D.C. AIDS Czar Gives Strongest Support Yet to D.C. AIDS Strategy
April 27, 2010
Members of D.C. Fights Back said that Hader's comments last week were the clearest sign yet of her support for a strategic plan.
"Dr. Hader said she's very much in support of D.C. having a plan," said Christine Campbell, Housing Works vice president for national advocacy and organizing and a member of D.C. Fights Back, a Campaign to End AIDS affiliate. "She said they just need to see what the National AIDS Strategy comes up with. James Carter was not as excited about a plan without money attached to it."
James Carter, an aide to Fenty attended the meeting. According to Campbell, Carter said that Fenty's administration supports an AIDS strategy but was reluctant to create one without money attached.
In a short conversation with the Update, Carter said Fenty's administration does support a D.C. AIDS plan and that not to support such a plan "is like saying you don't support children."
At least three percent of the population in D.C. is HIV-positive. While Hader, a Fenty appointee, has been praised by advocates for her responsiveness in dealing with the epidemic, activists have criticized Fenty for not being vocal enough about HIV/AIDS.
And while D.C. has taken some positive steps to addressing AIDS, it still has a long way to go, starting with a serious housing shortage for people with HIV/AIDS. There is a 600-plus waiting list for the Housing Opportunities for Persons With AIDS (HOPWA) housing voucher. Only 11 people on this list have been housed since 2008.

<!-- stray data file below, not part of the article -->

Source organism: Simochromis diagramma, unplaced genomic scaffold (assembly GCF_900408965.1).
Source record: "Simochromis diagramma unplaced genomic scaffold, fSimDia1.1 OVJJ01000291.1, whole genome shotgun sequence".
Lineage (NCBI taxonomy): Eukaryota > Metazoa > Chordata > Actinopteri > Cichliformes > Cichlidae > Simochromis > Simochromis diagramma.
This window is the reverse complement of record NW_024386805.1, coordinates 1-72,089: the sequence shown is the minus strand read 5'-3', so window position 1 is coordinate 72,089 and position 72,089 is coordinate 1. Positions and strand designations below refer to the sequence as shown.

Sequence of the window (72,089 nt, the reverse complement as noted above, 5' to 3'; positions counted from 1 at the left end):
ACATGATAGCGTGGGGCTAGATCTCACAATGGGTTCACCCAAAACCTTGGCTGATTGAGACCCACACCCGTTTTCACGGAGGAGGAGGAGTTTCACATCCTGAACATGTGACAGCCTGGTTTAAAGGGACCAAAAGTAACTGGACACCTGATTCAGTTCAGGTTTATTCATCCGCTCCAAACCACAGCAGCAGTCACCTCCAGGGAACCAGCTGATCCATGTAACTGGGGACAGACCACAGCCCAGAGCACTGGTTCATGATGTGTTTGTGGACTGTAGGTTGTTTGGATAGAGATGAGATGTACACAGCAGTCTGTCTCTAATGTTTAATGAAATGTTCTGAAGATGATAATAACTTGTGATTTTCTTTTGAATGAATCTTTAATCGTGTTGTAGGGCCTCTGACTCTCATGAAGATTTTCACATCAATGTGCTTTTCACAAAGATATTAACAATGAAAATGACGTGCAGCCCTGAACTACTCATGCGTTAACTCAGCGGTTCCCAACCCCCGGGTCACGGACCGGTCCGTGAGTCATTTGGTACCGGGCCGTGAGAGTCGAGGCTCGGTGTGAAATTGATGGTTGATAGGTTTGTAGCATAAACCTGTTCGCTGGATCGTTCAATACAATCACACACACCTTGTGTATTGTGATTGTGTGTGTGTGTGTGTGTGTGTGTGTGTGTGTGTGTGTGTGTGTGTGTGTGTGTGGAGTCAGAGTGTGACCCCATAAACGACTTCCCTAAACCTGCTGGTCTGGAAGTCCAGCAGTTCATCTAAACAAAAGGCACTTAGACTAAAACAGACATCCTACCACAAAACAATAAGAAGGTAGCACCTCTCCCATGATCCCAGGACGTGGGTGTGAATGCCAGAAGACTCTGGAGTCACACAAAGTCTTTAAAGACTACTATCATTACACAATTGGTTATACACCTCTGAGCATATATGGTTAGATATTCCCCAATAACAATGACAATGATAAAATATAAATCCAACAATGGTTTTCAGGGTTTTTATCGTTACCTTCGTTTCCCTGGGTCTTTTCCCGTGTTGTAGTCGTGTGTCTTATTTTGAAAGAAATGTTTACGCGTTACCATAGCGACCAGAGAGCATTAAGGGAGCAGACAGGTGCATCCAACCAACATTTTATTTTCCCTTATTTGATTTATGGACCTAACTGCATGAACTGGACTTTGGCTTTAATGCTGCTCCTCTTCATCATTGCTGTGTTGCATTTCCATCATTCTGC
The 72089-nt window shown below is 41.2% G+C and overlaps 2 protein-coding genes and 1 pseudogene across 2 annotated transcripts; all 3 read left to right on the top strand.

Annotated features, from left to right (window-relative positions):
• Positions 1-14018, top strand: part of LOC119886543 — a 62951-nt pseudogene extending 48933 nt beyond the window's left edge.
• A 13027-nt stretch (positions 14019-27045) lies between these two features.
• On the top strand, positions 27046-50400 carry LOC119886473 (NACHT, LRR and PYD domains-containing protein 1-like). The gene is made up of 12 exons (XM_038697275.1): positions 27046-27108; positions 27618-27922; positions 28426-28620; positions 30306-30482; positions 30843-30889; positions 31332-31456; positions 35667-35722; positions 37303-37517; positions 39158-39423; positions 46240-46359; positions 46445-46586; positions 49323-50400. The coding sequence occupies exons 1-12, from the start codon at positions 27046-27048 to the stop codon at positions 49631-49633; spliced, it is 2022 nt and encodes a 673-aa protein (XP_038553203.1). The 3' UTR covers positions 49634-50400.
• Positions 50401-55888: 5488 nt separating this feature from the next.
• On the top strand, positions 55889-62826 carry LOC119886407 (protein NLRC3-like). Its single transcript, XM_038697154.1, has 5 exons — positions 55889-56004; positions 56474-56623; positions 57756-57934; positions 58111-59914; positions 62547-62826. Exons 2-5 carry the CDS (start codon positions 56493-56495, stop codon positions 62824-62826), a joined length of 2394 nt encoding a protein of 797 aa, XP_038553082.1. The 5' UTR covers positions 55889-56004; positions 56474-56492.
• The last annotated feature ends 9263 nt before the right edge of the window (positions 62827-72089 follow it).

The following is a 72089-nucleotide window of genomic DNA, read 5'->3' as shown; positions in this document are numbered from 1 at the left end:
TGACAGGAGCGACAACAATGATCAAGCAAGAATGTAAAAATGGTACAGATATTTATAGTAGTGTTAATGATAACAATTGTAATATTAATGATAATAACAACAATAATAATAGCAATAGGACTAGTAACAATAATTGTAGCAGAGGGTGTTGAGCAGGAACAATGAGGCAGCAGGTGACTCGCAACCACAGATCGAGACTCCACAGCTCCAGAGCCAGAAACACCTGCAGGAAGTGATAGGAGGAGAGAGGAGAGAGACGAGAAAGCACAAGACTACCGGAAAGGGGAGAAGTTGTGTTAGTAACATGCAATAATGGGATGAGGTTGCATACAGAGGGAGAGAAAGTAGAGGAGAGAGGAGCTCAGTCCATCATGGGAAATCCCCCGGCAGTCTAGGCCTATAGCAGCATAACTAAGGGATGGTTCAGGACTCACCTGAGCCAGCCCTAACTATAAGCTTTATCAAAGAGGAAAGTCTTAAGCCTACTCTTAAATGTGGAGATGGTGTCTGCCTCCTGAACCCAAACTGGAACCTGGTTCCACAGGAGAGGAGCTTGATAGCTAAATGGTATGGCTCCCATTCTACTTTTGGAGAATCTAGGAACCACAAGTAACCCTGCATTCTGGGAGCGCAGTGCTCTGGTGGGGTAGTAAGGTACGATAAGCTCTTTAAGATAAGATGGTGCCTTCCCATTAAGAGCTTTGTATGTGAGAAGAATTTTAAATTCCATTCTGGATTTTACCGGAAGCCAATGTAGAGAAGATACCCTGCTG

The person who did a lot of the talking in the meeting was Theresa Skipper. Skipper is on the HOPWA waiting list. She has been HIV-positive for 19 years. She had a HOPWA voucher, which she returned in 2008 because she had recently received her B.A. in finance and assumed she would be financially stable. But she has been unable to find employment, she believes, in part because of a long-ago conviction. Skipper was teetering on the verge of homelessness.
Thankfully, Skipper's husband found work in January, so she has been able to keep her market-rent apartment. Before that, Skipper said she contemplated suicide and her viral load increased from stress. However, Skipper said "our expenses exceed income" and is scared that one move of bad luck could leave her and her family on the streets, and cause her health to worsen.
"My husband has experienced homelessness. I don't know what it's like to live in a homeless shelter and i don't want to find out," Skipper said. "We shouldn't have to make choices to pay rent or eat."
Skipper said that while her situation has improved (as tenuous as it may be), she is concerned for other people in HIV-positive people, and criticized D.C. for not focusing on affordable housing.
"It's so frustrating. They took neighborhoods and turned them into private properties. None of it is for low-income housing," she said. "The city is not thinking of other strategies for us. They're just hoping we'll die off."
This article was provided by Housing Works. It is a part of the publication Housing Works AIDS Issues Update. Visit Housing Works' website to find out more about their activities, publications and services.